[Show abstract][Hide abstract] ABSTRACT: Co-firing of coal with inexpensive secondary fuels such as petroleum coke is expected to increase in the near future in the EU given that it may provide certain economic and environmental benefits with respect to coal combustion. However, changes in the feed fuel composition of power plants may modify the bulk content and the speciation of a number of elements in fly ash and slag. Consequently, leachability of these byproducts also can be modified. This study is focused on identifying the changes in the environmental quality of co-fired fly ash and slag induced by a modification of the petcoke/coal ratio. Petcoke was found to increase the leachable content of V and Mo and to enhance the mobility of S and As. However, with the exception of these elements, the addition of this secondary fuel did not drastically modify the bulk composition or the overall leachability of the resulting fly ash and slag.
[Show abstract][Hide abstract] ABSTRACT: The co-combustion of coal is becoming increasingly important owing to the environmental and economical benefits that it supposes. However, it may have environmental implications such as the potential increase in the volatility of some trace pollutants or changes in the speciation. Since the new environmental regulations in the European Union (EU), novel alternatives in co-combustion are being applied. However, no previous studies are available determining how emissions and combustion products could be modified. In this study the effect of co-combustion of coal and pet coke on the partitioning of trace pollutants during co-combustion of coal in a power plant was investigated. The results revealed an increase of the volatile behaviour of Tl (75 % increased), Sn and B (30 % increased), Cl, F and Se (over 10 %) and S and Hg (over 5 %) when up to 30 % of petcoke is added in feed fuel blends, with respect when 96/4 coal/petcoke blends were used. Furthermore V, Ni and Mo are enriched in FA. This adjustment of the partitioning has to be attributed to the major organic affinity in pet coke, which assists the volatilization of S, Cl, F, B, V, Ni and Mo. Therefore, a high volatile fraction of these elements may promotes the occurrence of high volatile Tl, Sb, Sn and Se chlorides and volatile F and B species, explaining their high volatile behaviour. The high volatility of S, V, Ni and Mo result in a high occurrence of sulphates species and V-Ni-Mo free oxides or salts in fly ash (FA), with potential implications in the leachable fractions of these metals.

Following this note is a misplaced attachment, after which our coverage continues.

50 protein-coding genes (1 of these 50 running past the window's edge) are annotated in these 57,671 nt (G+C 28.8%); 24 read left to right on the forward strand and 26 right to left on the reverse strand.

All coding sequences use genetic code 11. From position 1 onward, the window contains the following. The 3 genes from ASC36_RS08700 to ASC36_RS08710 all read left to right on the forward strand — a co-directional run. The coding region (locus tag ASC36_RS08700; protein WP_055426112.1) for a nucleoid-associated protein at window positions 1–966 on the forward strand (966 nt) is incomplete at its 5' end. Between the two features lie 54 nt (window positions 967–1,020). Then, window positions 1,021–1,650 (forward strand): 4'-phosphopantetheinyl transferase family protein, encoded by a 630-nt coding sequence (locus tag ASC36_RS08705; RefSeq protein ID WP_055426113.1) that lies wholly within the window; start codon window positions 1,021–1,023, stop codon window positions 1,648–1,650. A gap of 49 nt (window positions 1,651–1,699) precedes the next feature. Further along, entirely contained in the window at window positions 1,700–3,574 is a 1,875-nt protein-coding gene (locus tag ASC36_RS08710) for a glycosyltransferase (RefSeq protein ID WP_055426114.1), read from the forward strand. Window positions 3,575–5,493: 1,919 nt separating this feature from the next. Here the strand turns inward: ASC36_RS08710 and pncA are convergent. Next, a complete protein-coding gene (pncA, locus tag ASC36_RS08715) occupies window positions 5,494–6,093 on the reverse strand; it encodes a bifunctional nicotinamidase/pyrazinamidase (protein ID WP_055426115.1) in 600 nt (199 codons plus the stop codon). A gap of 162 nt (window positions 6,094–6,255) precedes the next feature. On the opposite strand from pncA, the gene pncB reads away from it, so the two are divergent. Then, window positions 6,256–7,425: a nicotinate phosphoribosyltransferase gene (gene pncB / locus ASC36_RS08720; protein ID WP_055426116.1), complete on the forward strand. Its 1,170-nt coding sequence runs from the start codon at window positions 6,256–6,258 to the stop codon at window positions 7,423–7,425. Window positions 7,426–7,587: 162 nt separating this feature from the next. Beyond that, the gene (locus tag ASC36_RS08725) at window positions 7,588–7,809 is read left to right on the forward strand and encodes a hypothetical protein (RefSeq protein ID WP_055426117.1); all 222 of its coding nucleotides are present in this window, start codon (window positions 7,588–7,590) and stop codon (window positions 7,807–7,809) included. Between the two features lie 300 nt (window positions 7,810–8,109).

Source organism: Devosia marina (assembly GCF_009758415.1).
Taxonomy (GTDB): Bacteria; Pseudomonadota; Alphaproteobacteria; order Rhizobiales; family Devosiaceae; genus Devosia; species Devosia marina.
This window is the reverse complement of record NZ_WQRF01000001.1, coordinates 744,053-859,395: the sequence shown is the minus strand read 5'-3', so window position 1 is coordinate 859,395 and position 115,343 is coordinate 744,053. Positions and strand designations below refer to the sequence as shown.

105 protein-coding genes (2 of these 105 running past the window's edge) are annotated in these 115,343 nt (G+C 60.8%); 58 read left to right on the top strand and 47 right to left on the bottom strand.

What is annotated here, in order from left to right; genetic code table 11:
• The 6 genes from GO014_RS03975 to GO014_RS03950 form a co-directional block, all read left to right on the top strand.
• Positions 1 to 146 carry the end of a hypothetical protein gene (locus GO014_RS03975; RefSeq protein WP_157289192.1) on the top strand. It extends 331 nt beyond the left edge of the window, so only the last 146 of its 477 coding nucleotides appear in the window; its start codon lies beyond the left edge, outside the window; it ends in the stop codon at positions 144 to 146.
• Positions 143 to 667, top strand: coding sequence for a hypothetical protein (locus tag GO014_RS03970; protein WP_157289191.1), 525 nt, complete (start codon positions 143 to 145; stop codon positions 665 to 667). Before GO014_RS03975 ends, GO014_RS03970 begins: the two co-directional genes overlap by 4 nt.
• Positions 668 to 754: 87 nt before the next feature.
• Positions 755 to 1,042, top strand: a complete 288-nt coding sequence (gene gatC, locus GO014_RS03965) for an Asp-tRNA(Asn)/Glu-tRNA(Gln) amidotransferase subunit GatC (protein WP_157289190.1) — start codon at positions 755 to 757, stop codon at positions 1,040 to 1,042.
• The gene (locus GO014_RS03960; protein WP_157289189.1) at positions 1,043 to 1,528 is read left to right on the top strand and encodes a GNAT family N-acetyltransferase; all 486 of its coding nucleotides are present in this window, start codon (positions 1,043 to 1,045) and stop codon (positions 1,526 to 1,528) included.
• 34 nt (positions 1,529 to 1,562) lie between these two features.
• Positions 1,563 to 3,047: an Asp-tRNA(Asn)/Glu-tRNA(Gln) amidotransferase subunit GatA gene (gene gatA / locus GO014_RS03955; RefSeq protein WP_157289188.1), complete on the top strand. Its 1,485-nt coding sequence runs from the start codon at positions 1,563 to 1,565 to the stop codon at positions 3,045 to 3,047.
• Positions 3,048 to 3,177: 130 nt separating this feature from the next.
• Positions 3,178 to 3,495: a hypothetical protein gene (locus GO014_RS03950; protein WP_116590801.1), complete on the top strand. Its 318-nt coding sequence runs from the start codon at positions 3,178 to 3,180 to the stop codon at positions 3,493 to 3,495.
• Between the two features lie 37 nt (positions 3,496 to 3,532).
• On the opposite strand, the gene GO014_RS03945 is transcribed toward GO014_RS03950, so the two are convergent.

2nd World of coal ash conference (WOCA), Cincinnati, Kentucky, USA; 05/2007